My study advances visualization research on three paths. First, I establish a framework to summarize the numerous effects and variable interactions surrounding the use of visualizations. Second, I conduct a systematic literature review across the social and information sciences and summarize and discuss this plethora of findings along with the aforementioned structure. Third, I utilize this work as a basis for identifying and debating gaps in existing research and resulting potential avenues for future research, with a focus on the area of strategic management decisions.

The structure of the article is as follows. The next chapter briefly describes the research field, followed by the methodology of my literature search. Next, I analyze the results of my search and discuss common insights. In the ensuing chapter, I develop an agenda for management research by building on particularly relevant ideas with conflicting or incomplete evidence. Finally, I conclude my review and discuss contributions and implications for practice.

2 Definition of the research field

2.1 Definition of key terms

Information visualizations support the exploration, judgment, and communication of ideas and messages (Yildiz and Boehme 2017). The term “graph” is often used as a synonym for information visualization in general (Meyer 1991) as well as describing quantitative data presentation specifically (Washburne 1927). As my review exhibits, these graphs constitute the prevalent form of information visualization. Common quantitative visualizations are line and bar charts, often showcasing a development over time and regularly used in financial reporting (Cardoso et al. 2018) and controlling (Hutchinson et al. 2010). In scientific literature, probabilistic charts such as scatterplots, boxplots, and probability distribution charts (Allen et al. 2014) frequently depict risk and uncertainty. More specialized charts include decision trees to depict conditional logic (Subramanian et al. 1992), radar charts to display complex multivariate information (Peebles 2008), or cluster charts and perceptual maps for marketing decision support (Cornelius et al. 2010).

Despite the breadth of existing visualization research, its application to strategic decisions is narrow and there is an abundance of research limited to elementary tasks and choices. To provide a clear distinction, I focus my search on decisions, judgments, and inferential reasoning as more advanced forms of cognitive processing. Decision-making can be broadly defined as choosing between several alternative courses of action (Padilla et al. 2018). On the other hand, reasoning and judgment refer to the evaluation of a set of alternatives (Reani et al. 2019), without actions necessarily being attached as for decision-making. Such efforts are cognitively demanding and complex when compared to more elementary tasks, such as a choice between options (Tuttle and Kershaw 1998), and include the rigorous evaluation of alternatives across a range of attributes, which is characteristic for strategic decisions (Bajracharya et al. 2014). For this reason, I include studies that examine the influence of visualizations on some form of decision or judgment outcome. Mason and Mitroff (1981) highlight that strategic decisions, in management and elsewhere, involve complex and ambiguous information environments. Information visualization may relate to decision quality in this context since one critical factor in the effectiveness of strategic decisions is the objective and comprehensive acquisition and analysis of relevant information to define and evaluate alternatives (Dean and Sharfman 1996).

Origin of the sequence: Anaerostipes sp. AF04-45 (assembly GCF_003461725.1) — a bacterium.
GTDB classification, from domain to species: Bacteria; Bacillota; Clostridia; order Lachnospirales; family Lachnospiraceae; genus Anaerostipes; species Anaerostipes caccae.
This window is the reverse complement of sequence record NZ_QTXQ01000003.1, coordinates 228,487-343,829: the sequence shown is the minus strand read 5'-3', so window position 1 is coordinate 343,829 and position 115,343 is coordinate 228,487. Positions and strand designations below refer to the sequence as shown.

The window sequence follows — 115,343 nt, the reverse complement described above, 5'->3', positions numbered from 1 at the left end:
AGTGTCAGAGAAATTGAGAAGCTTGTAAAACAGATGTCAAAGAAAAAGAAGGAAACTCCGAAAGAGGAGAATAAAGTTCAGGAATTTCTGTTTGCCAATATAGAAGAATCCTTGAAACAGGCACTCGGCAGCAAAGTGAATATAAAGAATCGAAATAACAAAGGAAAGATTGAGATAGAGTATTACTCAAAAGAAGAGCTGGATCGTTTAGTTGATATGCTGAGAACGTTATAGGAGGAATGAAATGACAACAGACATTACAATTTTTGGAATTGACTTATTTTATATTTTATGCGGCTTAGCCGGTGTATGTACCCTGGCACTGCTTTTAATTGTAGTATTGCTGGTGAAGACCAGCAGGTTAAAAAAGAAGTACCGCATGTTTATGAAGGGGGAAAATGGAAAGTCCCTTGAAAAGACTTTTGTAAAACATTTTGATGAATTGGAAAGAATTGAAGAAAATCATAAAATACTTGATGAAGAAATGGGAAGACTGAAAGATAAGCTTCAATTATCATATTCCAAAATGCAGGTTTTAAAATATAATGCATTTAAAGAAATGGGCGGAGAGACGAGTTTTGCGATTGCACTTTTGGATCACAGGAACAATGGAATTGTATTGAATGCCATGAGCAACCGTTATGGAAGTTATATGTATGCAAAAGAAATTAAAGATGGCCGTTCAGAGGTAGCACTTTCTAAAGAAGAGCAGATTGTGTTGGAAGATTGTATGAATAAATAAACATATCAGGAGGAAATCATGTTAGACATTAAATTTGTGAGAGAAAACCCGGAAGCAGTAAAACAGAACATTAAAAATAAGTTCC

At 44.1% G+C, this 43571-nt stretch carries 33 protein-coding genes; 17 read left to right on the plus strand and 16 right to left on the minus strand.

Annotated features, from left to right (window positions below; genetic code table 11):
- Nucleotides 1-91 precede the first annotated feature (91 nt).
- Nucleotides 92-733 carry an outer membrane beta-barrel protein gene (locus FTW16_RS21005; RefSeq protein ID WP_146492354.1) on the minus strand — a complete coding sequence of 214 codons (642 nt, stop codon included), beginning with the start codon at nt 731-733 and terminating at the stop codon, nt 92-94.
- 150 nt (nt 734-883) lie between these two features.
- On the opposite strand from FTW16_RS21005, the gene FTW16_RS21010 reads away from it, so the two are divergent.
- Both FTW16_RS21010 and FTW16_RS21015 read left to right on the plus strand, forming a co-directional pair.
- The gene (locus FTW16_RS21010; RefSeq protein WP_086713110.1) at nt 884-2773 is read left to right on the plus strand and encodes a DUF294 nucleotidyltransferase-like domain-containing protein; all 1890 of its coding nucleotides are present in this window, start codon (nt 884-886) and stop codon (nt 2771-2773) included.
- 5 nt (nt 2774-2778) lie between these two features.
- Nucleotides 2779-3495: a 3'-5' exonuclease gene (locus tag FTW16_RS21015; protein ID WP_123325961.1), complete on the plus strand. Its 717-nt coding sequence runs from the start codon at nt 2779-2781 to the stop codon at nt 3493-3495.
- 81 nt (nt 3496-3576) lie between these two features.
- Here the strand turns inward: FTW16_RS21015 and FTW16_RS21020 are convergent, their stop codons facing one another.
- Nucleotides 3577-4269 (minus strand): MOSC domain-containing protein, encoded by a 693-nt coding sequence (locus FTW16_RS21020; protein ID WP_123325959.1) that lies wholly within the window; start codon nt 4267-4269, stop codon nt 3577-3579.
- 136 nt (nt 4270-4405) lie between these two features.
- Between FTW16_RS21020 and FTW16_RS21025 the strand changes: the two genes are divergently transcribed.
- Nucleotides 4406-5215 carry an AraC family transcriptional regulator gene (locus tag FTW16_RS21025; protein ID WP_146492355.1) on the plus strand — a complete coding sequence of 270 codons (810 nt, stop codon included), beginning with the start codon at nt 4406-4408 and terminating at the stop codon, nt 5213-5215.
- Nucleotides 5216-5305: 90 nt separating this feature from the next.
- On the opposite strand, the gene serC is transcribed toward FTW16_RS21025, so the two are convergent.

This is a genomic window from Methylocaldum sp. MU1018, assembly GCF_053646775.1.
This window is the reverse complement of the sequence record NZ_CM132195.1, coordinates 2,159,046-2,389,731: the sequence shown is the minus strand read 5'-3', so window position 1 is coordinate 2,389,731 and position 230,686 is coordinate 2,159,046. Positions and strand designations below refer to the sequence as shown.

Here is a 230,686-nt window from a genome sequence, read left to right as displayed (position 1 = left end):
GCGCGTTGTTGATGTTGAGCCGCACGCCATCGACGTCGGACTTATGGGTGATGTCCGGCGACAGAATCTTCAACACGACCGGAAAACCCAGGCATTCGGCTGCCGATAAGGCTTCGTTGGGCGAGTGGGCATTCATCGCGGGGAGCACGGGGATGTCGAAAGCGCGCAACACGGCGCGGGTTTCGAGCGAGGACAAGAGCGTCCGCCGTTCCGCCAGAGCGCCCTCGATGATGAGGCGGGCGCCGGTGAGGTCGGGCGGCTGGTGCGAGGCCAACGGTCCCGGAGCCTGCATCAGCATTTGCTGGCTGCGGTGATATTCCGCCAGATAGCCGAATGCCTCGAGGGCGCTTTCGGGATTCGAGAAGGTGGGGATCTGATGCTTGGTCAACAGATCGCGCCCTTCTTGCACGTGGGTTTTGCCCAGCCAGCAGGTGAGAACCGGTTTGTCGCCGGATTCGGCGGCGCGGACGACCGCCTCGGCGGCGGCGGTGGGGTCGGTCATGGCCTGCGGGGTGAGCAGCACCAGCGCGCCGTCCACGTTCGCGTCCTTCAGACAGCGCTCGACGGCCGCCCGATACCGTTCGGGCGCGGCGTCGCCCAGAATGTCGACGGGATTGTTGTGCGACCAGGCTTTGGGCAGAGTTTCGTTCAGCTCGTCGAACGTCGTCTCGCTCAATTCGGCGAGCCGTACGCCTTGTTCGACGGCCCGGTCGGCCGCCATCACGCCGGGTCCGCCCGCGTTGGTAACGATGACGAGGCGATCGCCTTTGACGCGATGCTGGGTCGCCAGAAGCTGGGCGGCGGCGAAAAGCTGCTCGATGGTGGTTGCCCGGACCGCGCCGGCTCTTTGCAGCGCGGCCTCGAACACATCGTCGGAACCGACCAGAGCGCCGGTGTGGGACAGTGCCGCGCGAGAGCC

2.2 Perspectives in literature

Visualization research exists within a range of domains in the social and information sciences, which reflects the diversity of the empirical application. I identify psychology (cognitive and educational), management (financial reporting, strategic management decisions, and controlling), marketing, and information science as the primary areas of research. This heterogeneity in terms of application area provides the first dimension in my literature review. Second, I classify existing studies along the type of variable interaction they primarily investigate. Based on the framework first introduced by DeSanctis (1984), I hereby differentiate four categories: Works principally focused on (1) the effects of visualizations on comprehension and decisions as dependent variables provide the basis of all research. This relationship is then investigated through: (2) User characteristics as moderators; (3) task and format characteristics as moderators; and (4) cognitive processing as mediator. An overview of this classification, including the prevalence of extant findings across domains, is given in Fig. 1.

Fig. 1
figure 1

Visualization research structured by domain and variables primarily investigated